B: That’s the only way to get it working again. That’s interesting. So what do you see for the future of OlivaPure?
J: I do have a passion for people that have skin problems. You know, because I’ve had them myself.
B: And you know what it’s like.
J: And my shampoo, I want something that feels good on my hair, that cleans it but doesn’t make my hair fall out. [There was a brand who sold] five hundred million dollars worth of shampoo in one year, and they use[d] harsh chemicals. And people were going bald. [The brand] got sued. They owe a million people $25. So they came out good … For five hundred million dollars, only 25 million. But they use all these harsh chemicals. We’re trying to keep ours natural.
B: And I think there’s more and more demand for that. You know, the larger companies have sort of gone down this industrial path of the cheapest way to produce things, the most efficient way to produce things. And that involves chemicals, but they’re not looking at the larger impact. So people will have these rashes, like your neighbour, and be looking for solutions to them, so they find out, oh, if I get something that doesn’t have these chemicals in it, it might not be such an issue anymore.
J: Well, we’ve worked on it, like I said. We had it where it washes good and everything, and sort of helps the skin. It moisturises the skin, but it didn’t have enough lather to it, so for the last year, we’ve worked on nothing but trying to get the lather. When people get in the mindset of doing something with lather…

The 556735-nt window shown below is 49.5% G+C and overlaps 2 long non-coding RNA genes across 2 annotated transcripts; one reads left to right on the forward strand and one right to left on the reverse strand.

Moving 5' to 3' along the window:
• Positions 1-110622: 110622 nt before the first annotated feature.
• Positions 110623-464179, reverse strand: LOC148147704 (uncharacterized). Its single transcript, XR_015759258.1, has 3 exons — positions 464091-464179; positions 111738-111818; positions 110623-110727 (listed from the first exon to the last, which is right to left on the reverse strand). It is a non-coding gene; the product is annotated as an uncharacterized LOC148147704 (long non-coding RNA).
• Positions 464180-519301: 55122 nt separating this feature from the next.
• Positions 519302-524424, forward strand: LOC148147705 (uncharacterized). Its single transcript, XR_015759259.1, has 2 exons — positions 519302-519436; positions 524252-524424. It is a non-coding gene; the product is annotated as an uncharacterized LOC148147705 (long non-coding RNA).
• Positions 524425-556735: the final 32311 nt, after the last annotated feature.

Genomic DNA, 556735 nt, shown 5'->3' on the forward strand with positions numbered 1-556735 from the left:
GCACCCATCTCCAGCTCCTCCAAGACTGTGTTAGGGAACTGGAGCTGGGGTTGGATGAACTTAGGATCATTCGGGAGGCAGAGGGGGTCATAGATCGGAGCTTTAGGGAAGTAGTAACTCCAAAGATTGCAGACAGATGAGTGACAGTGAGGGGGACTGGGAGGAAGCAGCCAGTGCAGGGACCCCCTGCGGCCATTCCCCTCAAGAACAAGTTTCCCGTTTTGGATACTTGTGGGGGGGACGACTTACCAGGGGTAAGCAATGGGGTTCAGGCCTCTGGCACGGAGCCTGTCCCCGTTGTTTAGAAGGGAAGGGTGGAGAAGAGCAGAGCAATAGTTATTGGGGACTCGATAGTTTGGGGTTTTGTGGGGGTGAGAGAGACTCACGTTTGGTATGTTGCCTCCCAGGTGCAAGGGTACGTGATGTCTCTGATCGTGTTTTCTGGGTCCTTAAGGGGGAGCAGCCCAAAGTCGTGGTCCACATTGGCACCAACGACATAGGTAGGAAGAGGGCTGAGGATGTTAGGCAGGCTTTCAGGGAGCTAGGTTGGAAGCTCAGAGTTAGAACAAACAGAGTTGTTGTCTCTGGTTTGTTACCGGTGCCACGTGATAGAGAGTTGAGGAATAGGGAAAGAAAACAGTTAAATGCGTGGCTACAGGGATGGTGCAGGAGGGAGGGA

B: Yeah, they feel that lather is necessary.
J: But we wanted a moisturising lather. And so we’re at that point now.
B: That’s great. And that’s why you brought some samples for me today.
J: You’re still a guinea pig in a way, here.
B: So how did you find the guinea pigs? Obviously neighbours and friends and bringing it to the Meetups, but how did you find both your first testers of the product?
J: I sent [products to] my mum, my brothers, my son and his wife, all those, and my neighbours that I got to know, any of them.
If they had a dog, I gave them the dog shampoo. If they had children, I gave them the others to see if [their] eyes [watered] or anything.
I’d always bug them, you know, about what did you think of it? Did it smell good? Did it feel good? Did it take care of a rash? Did it burn your eyes? Did it sting? Or anything. And I kept all these notes of what they thought and I’d go back to my formula and I’d try to adjust, and then I’d run over there again.
A lot of times they’d come back and [give feedback], and I’d say, “Well throw that away and try this.”
B: haha version 2.0 or 3.0…